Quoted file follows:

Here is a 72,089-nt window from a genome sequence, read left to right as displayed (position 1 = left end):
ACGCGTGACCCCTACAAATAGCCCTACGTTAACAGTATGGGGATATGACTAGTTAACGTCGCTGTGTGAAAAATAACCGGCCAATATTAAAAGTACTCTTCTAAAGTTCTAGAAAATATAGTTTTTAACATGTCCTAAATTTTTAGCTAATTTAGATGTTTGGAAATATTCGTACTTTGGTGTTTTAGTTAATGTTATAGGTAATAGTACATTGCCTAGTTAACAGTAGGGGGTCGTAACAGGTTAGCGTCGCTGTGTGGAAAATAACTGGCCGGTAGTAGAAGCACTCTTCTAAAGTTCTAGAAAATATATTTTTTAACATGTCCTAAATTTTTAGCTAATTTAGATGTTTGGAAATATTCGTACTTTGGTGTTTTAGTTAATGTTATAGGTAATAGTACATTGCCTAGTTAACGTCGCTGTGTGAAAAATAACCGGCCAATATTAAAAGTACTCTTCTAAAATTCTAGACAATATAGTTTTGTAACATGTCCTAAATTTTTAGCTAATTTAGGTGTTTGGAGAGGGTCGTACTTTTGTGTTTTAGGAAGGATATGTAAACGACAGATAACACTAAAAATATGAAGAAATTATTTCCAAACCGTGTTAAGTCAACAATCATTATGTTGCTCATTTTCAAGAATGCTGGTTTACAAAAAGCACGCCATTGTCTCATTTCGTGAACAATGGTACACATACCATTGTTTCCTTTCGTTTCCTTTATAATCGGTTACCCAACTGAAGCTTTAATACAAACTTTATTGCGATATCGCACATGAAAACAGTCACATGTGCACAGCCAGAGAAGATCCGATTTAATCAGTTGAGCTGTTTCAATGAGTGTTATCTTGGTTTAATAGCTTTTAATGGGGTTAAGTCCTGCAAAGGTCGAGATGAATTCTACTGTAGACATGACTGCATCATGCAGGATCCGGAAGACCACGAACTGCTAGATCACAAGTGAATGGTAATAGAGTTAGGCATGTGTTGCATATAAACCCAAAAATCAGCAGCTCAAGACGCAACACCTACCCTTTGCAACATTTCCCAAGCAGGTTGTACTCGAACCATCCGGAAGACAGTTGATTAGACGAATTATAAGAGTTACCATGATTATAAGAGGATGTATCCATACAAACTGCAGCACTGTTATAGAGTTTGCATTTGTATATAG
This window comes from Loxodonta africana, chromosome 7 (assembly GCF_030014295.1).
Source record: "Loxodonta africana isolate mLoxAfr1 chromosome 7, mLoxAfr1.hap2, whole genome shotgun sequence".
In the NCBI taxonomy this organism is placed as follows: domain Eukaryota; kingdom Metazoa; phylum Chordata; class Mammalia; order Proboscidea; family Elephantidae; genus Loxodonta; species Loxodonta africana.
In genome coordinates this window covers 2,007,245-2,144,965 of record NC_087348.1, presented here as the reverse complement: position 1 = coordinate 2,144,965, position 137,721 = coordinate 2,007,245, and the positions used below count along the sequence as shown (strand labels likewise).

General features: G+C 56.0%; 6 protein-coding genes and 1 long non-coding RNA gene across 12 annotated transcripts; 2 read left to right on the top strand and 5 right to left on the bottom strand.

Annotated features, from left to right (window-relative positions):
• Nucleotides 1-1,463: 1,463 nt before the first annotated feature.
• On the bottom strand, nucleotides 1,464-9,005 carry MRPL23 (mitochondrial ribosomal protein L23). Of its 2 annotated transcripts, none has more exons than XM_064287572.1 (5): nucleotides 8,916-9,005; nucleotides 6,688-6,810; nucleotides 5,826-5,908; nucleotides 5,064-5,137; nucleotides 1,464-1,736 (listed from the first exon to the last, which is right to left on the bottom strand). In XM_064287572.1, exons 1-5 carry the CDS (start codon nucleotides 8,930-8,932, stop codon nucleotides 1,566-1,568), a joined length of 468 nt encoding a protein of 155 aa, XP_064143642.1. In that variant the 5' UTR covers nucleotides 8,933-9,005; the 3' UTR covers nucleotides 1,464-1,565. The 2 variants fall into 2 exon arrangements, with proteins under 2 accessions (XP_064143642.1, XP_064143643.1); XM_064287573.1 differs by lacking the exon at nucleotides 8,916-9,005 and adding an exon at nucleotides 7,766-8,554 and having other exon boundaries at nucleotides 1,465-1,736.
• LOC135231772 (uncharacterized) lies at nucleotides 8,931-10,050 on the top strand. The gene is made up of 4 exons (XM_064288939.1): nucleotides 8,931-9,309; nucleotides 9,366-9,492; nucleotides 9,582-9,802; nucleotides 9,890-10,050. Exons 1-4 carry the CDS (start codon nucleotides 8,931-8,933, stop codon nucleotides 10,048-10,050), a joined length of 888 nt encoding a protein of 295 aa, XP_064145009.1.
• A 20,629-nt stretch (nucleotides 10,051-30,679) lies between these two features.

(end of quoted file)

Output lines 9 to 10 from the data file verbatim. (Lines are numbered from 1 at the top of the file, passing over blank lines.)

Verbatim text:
• Nucleotides 1-1,463: 1,463 nt before the first annotated feature.
• On the bottom strand, nucleotides 1,464-9,005 carry MRPL23 (mitochondrial ribosomal protein L23). Of its 2 annotated transcripts, none has more exons than XM_064287572.1 (5): nucleotides 8,916-9,005; nucleotides 6,688-6,810; nucleotides 5,826-5,908; nucleotides 5,064-5,137; nucleotides 1,464-1,736 (listed from the first exon to the last, which is right to left on the bottom strand). In XM_064287572.1, exons 1-5 carry the CDS (start codon nucleotides 8,930-8,932, stop codon nucleotides 1,566-1,568), a joined length of 468 nt encoding a protein of 155 aa, XP_064143642.1. In that variant the 5' UTR covers nucleotides 8,933-9,005; the 3' UTR covers nucleotides 1,464-1,565. The 2 variants fall into 2 exon arrangements, with proteins under 2 accessions (XP_064143642.1, XP_064143643.1); XM_064287573.1 differs by lacking the exon at nucleotides 8,916-9,005 and adding an exon at nucleotides 7,766-8,554 and having other exon boundaries at nucleotides 1,465-1,736.